Rejecting "poor candidates" sends a message.
Sometimes an ERP written broadcast reminder to employees is sent saying: "Please pay attention to the qualifications specified on our posted the job descriptions (JD). Sending in less than qualified candidates slows down the assessment process...Happy to answer any questions you may have on the ERP."
On those rare occasions where an employee continued to send in less than qualified candidates--I'd call them in and remind them that their effort, while appreciated, is becoming a negative reflection on their grasp of knowing the difference between a "qualified" and "unqualified" job candidate. They got the message and started to pay attention the JD.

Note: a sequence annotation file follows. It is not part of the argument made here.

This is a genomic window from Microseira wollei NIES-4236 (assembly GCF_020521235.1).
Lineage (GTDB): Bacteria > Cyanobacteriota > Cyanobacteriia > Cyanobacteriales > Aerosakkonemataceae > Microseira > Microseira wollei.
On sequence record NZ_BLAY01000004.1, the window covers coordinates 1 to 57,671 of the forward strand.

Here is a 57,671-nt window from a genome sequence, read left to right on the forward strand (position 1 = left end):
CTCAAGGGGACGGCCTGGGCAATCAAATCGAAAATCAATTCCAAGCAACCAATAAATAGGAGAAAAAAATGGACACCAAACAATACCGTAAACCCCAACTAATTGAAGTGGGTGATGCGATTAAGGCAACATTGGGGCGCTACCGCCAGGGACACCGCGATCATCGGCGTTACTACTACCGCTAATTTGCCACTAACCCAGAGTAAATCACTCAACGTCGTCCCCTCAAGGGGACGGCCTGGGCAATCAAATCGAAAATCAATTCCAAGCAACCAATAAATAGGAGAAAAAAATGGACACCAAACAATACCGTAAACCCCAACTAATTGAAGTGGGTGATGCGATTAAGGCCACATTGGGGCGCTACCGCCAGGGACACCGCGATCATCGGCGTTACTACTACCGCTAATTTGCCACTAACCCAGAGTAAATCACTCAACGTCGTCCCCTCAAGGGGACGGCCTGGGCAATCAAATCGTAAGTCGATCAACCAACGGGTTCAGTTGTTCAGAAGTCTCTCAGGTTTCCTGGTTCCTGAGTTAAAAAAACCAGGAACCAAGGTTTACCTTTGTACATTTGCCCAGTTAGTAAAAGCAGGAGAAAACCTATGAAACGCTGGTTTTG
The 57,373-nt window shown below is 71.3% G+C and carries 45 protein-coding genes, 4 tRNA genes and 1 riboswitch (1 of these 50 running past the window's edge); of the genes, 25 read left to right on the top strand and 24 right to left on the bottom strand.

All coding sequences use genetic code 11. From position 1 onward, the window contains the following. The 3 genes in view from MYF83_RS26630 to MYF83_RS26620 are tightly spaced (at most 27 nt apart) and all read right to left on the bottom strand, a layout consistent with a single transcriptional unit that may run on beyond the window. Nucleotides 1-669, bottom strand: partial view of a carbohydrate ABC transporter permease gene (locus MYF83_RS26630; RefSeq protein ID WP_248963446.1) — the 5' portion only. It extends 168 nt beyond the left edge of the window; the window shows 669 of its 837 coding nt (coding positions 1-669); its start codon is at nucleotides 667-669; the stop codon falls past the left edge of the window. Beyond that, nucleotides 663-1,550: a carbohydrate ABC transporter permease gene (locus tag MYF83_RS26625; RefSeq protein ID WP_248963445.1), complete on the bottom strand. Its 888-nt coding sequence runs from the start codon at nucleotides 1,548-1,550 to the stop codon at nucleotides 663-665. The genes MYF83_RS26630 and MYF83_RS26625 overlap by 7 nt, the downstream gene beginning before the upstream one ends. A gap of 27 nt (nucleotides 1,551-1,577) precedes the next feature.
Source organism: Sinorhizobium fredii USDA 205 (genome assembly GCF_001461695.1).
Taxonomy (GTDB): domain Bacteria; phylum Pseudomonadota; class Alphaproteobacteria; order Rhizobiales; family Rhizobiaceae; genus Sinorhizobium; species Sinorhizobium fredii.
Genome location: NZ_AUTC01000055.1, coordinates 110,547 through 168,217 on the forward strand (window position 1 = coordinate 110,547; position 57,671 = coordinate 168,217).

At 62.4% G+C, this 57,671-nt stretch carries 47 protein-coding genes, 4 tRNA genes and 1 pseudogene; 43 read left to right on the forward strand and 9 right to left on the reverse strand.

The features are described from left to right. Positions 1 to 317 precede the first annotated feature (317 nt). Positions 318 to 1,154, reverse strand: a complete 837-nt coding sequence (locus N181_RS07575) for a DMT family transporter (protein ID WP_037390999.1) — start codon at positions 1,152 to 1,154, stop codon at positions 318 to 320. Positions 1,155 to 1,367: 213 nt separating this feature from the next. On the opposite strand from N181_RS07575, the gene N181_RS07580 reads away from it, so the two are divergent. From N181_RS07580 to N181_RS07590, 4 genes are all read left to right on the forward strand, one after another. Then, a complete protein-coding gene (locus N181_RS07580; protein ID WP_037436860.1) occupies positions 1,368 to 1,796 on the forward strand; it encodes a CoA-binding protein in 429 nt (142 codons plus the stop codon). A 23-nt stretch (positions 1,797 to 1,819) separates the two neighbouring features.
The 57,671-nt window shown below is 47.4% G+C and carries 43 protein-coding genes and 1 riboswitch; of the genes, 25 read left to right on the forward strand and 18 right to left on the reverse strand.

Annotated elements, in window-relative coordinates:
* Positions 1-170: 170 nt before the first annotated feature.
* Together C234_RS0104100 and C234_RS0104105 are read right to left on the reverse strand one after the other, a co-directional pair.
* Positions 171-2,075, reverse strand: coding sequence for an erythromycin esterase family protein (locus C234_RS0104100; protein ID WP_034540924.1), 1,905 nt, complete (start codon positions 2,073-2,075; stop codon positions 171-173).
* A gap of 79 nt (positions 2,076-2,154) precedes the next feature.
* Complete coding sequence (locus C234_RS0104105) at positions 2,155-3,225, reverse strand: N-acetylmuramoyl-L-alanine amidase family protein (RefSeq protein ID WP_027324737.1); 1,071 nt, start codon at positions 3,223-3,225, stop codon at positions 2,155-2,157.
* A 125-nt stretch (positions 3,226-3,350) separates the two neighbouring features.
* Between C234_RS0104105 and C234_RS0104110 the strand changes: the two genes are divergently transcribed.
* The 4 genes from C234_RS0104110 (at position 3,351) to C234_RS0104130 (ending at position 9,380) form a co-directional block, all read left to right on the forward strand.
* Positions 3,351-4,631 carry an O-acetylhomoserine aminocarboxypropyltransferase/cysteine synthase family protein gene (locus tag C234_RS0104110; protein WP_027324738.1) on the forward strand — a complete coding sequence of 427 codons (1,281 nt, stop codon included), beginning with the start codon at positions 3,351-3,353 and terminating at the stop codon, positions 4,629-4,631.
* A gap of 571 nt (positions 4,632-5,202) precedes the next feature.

Some time ago I worked as an internal recruiter in a company in Sydney where the referral program in the contact centre had been a disaster. The reward for referral was so high that it represented a significant portion of a months salary so employees were often more focused on referring people than hitting their KPI's for which they got far less incentive. There was no cost and significant gain to the person referring. Furthermore the checks and balances were not there so it had created dynasties of extended families with the perception that you had to be related to someone to get promoted. I had the referring person calling me to check on their referrals application (privacy anyone?) and were quite upset when I told them I couldn't discuss it with them. It took 6 months to get some level of professionalism into the place and I don't think I took one person from the referral program in the year I was there.
My thoughts on the original question is to look at the motivation of the individual doing the referring and the program itself - fix that and you might fix the problem.